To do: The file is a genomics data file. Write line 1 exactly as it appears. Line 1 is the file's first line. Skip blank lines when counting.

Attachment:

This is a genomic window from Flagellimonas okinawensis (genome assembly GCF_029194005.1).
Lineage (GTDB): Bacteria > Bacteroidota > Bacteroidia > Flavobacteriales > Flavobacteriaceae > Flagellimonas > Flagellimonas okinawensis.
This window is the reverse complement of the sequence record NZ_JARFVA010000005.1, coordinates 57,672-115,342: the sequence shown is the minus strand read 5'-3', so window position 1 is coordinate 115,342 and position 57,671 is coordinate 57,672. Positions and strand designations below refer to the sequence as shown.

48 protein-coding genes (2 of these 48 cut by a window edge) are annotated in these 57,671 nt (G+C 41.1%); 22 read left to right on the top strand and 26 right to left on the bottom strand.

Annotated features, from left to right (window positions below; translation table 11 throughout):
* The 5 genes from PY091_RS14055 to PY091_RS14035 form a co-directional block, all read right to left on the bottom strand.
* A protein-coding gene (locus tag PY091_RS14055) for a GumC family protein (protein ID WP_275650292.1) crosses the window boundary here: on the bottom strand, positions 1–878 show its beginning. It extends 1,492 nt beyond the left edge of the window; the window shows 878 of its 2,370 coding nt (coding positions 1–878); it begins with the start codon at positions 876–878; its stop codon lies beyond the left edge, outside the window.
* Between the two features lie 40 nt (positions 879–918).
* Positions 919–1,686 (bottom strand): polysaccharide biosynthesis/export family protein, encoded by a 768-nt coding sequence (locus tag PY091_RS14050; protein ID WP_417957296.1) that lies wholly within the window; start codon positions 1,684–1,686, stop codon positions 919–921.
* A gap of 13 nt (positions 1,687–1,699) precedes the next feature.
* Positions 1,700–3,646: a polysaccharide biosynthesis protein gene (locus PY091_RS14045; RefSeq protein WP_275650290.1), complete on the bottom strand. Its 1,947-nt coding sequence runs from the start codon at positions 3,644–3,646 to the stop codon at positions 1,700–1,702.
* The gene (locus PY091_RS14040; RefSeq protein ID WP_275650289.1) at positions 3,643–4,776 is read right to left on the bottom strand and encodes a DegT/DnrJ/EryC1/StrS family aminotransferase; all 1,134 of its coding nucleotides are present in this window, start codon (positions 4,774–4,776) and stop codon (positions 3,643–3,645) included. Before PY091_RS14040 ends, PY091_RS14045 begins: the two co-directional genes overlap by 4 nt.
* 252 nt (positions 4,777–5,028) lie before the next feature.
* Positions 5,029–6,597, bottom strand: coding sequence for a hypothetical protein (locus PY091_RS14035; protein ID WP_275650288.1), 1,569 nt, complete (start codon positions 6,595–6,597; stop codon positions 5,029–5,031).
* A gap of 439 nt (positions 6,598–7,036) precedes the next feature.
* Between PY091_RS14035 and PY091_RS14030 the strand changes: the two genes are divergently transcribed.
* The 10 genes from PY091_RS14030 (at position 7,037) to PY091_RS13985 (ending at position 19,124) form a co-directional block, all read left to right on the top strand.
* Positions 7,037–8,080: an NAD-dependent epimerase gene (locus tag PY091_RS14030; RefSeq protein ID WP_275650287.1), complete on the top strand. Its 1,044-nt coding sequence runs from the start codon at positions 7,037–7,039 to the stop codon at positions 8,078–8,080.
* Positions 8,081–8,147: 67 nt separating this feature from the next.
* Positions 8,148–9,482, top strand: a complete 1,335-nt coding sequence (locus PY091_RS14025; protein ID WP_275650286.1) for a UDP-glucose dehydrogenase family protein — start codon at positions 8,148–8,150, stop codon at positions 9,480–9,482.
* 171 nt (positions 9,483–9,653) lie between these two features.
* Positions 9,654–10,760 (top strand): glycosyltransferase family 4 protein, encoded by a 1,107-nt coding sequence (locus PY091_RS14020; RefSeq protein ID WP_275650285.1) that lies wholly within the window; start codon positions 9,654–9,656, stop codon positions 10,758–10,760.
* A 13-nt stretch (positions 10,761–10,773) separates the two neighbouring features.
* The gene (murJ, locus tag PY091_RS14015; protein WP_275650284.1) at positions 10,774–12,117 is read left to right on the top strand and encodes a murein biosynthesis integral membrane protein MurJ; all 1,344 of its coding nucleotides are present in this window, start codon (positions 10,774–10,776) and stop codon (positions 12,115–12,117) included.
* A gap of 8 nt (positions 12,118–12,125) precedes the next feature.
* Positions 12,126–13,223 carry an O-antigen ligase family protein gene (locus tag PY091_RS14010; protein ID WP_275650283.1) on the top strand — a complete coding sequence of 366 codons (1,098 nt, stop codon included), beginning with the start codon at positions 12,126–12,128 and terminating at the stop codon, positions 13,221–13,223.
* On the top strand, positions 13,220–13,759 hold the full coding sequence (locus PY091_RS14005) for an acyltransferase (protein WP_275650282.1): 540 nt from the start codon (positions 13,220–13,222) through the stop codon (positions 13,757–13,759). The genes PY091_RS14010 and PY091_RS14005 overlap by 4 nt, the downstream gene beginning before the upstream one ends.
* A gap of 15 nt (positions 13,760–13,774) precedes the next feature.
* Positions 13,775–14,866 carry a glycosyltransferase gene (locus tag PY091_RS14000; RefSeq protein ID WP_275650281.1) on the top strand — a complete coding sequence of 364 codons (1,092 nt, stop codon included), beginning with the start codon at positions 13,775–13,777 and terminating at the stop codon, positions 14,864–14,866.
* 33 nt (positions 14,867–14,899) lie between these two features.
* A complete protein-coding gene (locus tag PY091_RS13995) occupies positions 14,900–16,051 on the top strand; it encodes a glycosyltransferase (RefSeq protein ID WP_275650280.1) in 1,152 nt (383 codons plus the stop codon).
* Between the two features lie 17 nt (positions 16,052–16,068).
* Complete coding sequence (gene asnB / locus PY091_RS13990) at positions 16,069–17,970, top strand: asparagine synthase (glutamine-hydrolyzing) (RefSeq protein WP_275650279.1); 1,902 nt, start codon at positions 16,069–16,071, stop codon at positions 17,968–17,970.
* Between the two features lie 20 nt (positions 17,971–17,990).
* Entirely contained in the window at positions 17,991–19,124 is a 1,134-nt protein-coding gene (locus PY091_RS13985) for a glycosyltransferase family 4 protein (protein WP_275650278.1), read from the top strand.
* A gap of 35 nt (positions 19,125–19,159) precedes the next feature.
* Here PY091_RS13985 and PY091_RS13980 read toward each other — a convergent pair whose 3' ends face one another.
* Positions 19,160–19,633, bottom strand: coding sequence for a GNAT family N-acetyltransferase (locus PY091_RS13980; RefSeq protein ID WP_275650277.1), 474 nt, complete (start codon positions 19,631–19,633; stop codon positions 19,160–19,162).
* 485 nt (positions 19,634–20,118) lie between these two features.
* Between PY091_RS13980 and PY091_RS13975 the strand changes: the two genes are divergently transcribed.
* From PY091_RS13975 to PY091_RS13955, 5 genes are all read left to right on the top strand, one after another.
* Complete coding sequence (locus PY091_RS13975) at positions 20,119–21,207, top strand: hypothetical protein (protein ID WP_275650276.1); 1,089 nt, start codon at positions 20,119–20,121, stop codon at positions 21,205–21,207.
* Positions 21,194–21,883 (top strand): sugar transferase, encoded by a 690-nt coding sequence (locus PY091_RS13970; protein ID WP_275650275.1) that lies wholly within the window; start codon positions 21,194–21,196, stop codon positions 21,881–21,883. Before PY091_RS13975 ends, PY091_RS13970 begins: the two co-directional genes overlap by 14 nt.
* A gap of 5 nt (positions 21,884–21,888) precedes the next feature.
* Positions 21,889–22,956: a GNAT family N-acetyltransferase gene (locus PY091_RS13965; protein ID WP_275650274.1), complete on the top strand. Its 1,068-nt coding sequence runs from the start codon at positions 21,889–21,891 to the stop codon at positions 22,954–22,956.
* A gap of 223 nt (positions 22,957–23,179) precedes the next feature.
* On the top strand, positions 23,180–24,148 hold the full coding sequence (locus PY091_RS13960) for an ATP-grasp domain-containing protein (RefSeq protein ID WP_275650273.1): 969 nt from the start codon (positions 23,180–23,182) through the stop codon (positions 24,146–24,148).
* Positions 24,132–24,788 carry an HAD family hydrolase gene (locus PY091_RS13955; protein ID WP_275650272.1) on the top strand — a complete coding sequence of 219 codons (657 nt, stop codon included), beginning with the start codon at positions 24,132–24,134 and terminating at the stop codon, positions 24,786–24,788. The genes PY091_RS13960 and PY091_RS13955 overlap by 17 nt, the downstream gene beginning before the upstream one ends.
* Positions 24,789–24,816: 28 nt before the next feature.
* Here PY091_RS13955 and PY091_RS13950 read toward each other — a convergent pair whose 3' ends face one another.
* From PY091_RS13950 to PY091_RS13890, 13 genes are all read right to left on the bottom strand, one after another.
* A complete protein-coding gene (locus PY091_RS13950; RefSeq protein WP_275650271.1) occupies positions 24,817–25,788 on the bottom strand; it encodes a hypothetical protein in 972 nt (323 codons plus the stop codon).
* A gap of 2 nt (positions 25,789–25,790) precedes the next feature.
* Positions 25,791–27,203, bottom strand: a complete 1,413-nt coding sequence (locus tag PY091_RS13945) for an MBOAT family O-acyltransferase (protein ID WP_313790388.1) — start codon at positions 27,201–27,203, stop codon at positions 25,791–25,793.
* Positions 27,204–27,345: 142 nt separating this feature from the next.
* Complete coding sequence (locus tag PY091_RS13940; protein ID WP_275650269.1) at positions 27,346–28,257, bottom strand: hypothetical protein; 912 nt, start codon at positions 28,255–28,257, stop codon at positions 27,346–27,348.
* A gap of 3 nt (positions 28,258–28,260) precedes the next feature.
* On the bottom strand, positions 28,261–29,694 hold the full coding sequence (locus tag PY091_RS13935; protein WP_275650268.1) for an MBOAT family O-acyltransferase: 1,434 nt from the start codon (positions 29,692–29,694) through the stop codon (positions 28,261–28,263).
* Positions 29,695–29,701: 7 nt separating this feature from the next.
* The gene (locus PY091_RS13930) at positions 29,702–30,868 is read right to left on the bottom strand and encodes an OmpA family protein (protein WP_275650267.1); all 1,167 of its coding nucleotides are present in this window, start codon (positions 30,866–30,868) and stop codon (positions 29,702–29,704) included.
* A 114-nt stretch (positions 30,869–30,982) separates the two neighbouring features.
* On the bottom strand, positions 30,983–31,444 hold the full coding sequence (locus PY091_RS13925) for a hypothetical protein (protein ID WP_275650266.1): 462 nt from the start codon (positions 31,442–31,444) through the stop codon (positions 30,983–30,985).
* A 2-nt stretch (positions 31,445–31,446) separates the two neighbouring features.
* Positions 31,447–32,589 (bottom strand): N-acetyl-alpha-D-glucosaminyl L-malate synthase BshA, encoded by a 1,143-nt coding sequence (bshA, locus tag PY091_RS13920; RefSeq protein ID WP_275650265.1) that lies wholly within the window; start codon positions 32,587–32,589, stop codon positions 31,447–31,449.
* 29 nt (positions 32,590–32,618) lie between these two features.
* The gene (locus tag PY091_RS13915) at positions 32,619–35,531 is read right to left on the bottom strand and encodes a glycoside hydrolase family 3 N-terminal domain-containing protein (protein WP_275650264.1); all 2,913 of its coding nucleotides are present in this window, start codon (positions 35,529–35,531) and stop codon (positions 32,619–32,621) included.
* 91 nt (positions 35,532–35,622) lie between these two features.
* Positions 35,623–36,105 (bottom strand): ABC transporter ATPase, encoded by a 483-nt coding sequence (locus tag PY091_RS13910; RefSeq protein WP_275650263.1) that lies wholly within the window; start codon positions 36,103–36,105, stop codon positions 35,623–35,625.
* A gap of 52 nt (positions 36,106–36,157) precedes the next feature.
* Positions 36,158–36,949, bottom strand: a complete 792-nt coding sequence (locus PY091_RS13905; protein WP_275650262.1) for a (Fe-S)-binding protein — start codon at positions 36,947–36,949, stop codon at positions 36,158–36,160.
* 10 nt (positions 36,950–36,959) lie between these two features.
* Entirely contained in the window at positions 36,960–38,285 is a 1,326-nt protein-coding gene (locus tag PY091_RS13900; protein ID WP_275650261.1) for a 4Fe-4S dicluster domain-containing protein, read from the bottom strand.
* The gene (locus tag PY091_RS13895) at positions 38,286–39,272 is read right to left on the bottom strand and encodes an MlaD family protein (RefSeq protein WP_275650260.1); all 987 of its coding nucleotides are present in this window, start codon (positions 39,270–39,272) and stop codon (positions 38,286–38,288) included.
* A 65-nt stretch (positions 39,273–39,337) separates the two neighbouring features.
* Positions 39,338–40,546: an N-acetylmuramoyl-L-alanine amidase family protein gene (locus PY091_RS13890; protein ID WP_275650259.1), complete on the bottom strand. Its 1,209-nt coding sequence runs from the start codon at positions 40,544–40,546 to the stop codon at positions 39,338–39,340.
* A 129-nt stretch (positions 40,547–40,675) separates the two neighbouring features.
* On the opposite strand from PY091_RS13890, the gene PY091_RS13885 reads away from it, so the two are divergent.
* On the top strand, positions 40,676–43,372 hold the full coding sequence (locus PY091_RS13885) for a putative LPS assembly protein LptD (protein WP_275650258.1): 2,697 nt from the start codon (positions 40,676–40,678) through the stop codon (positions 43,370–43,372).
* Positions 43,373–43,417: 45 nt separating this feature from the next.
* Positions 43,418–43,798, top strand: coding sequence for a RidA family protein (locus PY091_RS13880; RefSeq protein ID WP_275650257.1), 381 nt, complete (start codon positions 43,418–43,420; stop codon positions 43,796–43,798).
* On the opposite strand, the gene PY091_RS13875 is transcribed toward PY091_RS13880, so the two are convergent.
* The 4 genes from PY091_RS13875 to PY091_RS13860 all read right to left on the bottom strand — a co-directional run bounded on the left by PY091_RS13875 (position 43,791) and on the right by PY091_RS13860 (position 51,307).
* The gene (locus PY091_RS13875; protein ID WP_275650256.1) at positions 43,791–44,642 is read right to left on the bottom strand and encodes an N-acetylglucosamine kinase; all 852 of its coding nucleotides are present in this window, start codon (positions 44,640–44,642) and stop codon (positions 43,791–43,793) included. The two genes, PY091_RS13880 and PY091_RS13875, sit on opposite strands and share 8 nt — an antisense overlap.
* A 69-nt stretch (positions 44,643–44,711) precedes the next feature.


This is a genomic window from Flagellimonas okinawensis (genome assembly GCF_029194005.1).